By Kristen Harris
We’ve all heard the advice, “fake it until you make it.” But isn’t that a little false? Or pretentious? Maybe even outright lying?
While this advice might sound a lot like “don’t be yourself” or “act like someone you’re not,” Amy Cuddy has fascinating research about how changing your body language can actually change your brain. Not only is faking it a good idea, it can actually help you become who you want to be.
We all have different personas. I’m a business owner, an artist, a wife, a pet lover, a reader, a yogi, and many more things. Each of these personas are authentically me, but a different version or portion of me needs to show up in each situation. There is balance required in how we show our different personas, how carefully curated they are, and how hard we work to protect our private sense of self.
This idea of different personas really comes into play when we’re in a new role, whether it’s in the workplace or a personal situation. If it’s a role you want, it’s important to step up and own it. First impressions matter and are formed quickly. In new and unfamiliar situations “faking it” is often necessary because we’re not yet the person we will become in that role.
Some people are chameleons and adapt easily. They quickly assimilate into new situations, easily picking up cues from others. If this sounds familiar, lucky you! One caution–be careful to not radically change with every situation to the point that you come across as disingenuous. People still want to know who you are at the core, what you truly believe in and value.
Many people believe in being their “true self” no matter the situation: What you see is what you get. They put it all out there, basically telling the world “love me or hate me, this is who I am.” While this may seem admirable, it’s actually limiting. We all grow and evolve as people throughout our lives.
While “who you are” may never change, how you behave should. It’s important to learn how to evolve your style for each situation. There is a balance between being yourself and being who others need you to be. In certain situations, you need to be strong (calm, in charge, confident, a leader, an expert...fill in the blank). Assess the situation, figure out what is needed from you, and be willing to enter the danger. Step into that role, even if it feels awkward, scary, or uncomfortable. Fake it for as long as needed, either until the situation changes or you actually become that person.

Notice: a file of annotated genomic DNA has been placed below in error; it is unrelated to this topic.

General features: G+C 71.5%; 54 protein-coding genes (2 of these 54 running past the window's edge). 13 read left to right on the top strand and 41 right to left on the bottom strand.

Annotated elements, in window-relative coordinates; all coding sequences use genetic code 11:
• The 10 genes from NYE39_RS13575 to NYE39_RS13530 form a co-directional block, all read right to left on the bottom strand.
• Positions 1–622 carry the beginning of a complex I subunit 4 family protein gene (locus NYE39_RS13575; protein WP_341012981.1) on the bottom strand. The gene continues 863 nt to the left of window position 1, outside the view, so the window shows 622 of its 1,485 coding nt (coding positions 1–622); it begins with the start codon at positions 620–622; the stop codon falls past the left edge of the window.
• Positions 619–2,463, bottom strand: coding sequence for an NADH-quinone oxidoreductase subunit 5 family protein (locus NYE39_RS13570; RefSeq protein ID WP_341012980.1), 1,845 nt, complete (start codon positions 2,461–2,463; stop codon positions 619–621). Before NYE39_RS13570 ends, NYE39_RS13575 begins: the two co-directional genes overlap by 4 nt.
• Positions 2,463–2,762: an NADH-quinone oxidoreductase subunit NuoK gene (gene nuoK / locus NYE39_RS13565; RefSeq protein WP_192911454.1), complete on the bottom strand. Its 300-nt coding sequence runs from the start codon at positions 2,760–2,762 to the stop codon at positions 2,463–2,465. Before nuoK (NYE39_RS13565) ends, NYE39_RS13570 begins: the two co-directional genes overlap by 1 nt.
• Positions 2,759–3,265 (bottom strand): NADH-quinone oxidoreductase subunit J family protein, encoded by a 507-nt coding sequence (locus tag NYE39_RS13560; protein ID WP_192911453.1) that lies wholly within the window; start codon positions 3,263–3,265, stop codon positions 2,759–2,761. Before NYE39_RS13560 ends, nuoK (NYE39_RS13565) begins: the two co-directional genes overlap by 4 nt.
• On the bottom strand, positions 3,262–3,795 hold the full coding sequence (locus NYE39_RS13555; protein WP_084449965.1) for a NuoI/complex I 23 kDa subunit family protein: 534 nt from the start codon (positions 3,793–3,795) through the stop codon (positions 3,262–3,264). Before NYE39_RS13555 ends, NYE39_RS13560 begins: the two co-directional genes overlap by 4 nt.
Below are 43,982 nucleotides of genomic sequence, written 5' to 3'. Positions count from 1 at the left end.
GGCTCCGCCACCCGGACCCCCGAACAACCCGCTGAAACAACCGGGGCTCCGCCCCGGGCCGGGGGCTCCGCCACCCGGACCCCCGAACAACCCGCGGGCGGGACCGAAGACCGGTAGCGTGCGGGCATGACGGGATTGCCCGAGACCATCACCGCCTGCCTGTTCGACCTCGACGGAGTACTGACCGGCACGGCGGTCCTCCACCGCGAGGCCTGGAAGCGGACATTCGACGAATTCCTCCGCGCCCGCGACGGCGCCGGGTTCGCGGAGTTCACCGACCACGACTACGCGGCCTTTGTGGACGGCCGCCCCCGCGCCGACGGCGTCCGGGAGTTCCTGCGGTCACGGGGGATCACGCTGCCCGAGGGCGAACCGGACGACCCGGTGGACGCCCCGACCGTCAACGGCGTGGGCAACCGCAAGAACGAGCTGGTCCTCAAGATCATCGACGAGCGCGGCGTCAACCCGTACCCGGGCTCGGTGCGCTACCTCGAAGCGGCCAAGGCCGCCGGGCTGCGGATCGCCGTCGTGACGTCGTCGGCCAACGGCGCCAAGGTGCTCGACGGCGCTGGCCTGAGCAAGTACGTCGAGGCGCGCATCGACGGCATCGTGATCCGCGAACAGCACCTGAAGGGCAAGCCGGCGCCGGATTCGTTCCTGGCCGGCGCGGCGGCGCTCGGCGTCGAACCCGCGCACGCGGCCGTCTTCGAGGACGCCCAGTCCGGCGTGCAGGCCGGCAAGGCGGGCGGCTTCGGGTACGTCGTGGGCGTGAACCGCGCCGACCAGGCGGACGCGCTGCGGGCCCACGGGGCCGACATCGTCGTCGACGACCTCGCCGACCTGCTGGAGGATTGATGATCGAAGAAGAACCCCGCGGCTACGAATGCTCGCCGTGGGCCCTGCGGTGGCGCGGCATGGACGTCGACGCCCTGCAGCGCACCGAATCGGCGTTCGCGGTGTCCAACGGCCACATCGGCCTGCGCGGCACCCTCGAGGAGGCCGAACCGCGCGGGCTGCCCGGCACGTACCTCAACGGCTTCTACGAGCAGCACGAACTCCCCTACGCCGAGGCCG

Figuring out how to “fake it” in a way that still feels authentic requires experimentation. Try on a few different versions of yourself, while remaining confident that they are all still the “real you”.
Three ways to find what works for you:
Observe Others. What works for them (or doesn’t work)? Observe a variety of diverse role models. Emulate different people you admire until you find pieces that work for you. For example, at a networking event go with someone who seems confident in that situation. Observe what they do, then try it for yourself.
Keep Learning. Take time to assess what behaviors are working for you. Also look at what is what is not working, and find ways to improve. Set goals for learning and interaction in various situations. These can be more informative than goals solely based on performance or execution. For example, go into the networking event with a couple of goals for how you’ll interact. Afterwards, reflect on what worked and what didn’t.
Evolve Your Story. We all have personal histories and defining moments that impact us. Try on new stories about yourself. Acknowledge your history, but also be willing to let it go and open yourself to a new narrative that matches who you are today. Let go of self-limiting beliefs about yourself and others. Believe your personal story, while embracing how it changes over time. Final example, before the networking event think about your 30-second “elevator speech;” what’s the best story to share who you are, tailored to this audience?
The word “fake” can be such a negative, but the reality is that we are all interesting, varied, multi-layered individuals. The “real you” is made up of many different personas, and you get to choose which one you bring forth in any situation. Experiment to see what fits today, and let it keep evolving.